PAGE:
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Reasons why Cameroon needs to open up its 3G market

July 6, 2014  »  Broadband & MobileOne Comment

Cameroon lags behind other African nations in terms of broadband affordability. A recent Research ICT Africa policy brief addresses what is causing the high cost – and what can potentially be done to remedy the situation.

3G deployment in Cameroon has been limited due to poor policy decisions. Mobile operator Viettel has a monopoly over 3G infrastructure, yet has not deployed services yet (and may not until the 2016, who knows). Dominant mobile operators MTN and Orange cannot provide mobile broadband services (only 2.5G). ADSL prices are high and speeds are low – Camtel offers fixed ADSL at 256 kbps with the fastest option of only 1 Mbps. New bundled products are helping to lower the price for mobile prepaid services, but more 3G licenses are needed in conjunction with investment and regulation in the fixed broadband market.

Cameroon’s prepaid mobile rank among African nations slipped quarter after quarter from 2010-2013. By the end of 2013, the cheapest prepaid mobile product in Cameroon ranked 42nd out of 43 nations. That changed in early 2014 when Orange Cameroon introduced 60% cheaper bundled services that lowered Cameroon’s ranking to 18th.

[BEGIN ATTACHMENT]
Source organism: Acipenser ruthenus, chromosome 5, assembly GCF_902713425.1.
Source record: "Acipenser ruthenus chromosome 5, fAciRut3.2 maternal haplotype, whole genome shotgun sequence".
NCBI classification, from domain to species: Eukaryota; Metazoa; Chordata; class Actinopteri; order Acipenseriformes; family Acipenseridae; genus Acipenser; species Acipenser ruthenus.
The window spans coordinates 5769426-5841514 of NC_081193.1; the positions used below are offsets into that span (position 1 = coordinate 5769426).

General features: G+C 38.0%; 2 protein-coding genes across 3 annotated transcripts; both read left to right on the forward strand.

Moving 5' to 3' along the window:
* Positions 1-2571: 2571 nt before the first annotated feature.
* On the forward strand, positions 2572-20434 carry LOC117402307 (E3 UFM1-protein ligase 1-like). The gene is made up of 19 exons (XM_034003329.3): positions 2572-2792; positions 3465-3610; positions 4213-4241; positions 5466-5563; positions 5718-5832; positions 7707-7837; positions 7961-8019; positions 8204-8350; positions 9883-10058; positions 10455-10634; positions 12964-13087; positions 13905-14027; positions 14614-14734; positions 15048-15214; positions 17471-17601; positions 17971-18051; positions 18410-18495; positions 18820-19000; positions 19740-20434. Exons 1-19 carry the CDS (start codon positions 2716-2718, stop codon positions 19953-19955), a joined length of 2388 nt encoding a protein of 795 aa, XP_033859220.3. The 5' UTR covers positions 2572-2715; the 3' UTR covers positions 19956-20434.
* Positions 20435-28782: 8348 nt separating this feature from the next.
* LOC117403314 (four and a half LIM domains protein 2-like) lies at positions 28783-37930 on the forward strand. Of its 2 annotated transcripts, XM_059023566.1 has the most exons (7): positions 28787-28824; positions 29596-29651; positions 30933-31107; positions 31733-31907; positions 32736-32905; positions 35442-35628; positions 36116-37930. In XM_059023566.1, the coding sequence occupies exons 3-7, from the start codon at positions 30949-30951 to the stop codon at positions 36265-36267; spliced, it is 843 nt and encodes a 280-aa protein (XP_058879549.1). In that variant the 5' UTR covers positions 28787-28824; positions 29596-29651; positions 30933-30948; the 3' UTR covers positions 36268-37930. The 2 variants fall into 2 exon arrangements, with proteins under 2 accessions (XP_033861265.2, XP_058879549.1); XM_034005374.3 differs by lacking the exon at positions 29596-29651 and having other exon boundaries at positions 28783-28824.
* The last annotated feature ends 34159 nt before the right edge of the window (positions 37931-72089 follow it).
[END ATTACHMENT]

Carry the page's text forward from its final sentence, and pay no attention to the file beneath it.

Looking at mobile broadband pricing, the cheapest 1GB mobile prepaid basket in Cameroon (from Orange) costs USD21 which is as expensive as a similar product in Ethiopia (also home to a fixed monopoly). Still, Cameroon’s cheapest 1GB prepaid option is slightly cheaper than those in Botswana and Namibia. Of course, only the data plan and not actual download/upload speeds are considered. Factoring in the fact that Orange or MTN only offer 2.5G speeds in Cameroon, it becomes even more apparent that mobile internet plans are extremely expensive in Cameroon.

Moving on to fixed broadband costs, Camtel charges roughly USD1000 for an unlimited 1Mbps ADSL package. A slower 256kbps ADSL package costs USD63 for the home and USD104 for business or school. As RIA points out, “Camtel’s offering is more expensive than any other basket assessed by this policy brief.” Camtel also is the only operator with a sub-512kbps package. A table comparing costs among different nations shows just how extreme Camtel’s pricing is!



In conclusion, RIA recommends the following in order to improve mobile broadband adoption in Cameroon:

  • revoke Viettel’s 3G monopoly and allow MTN and Orange to provide 3G and 4G services
  • effectively regulate wholesale access to enable competition and reselling
  • open the fixed-line market to secure more infrastructure investment

An agreement signed in June 2014 between Camtel and MTN Cameroon aims to improve MTN’s capacity on the fibre backbone. Such a move puts MTN Cameroon in good position to offer better services like 3G, yet a license is still needed. There’s additional speculation that Cameroon could secure bandwidth on a South America-Africa submarine fibre cable.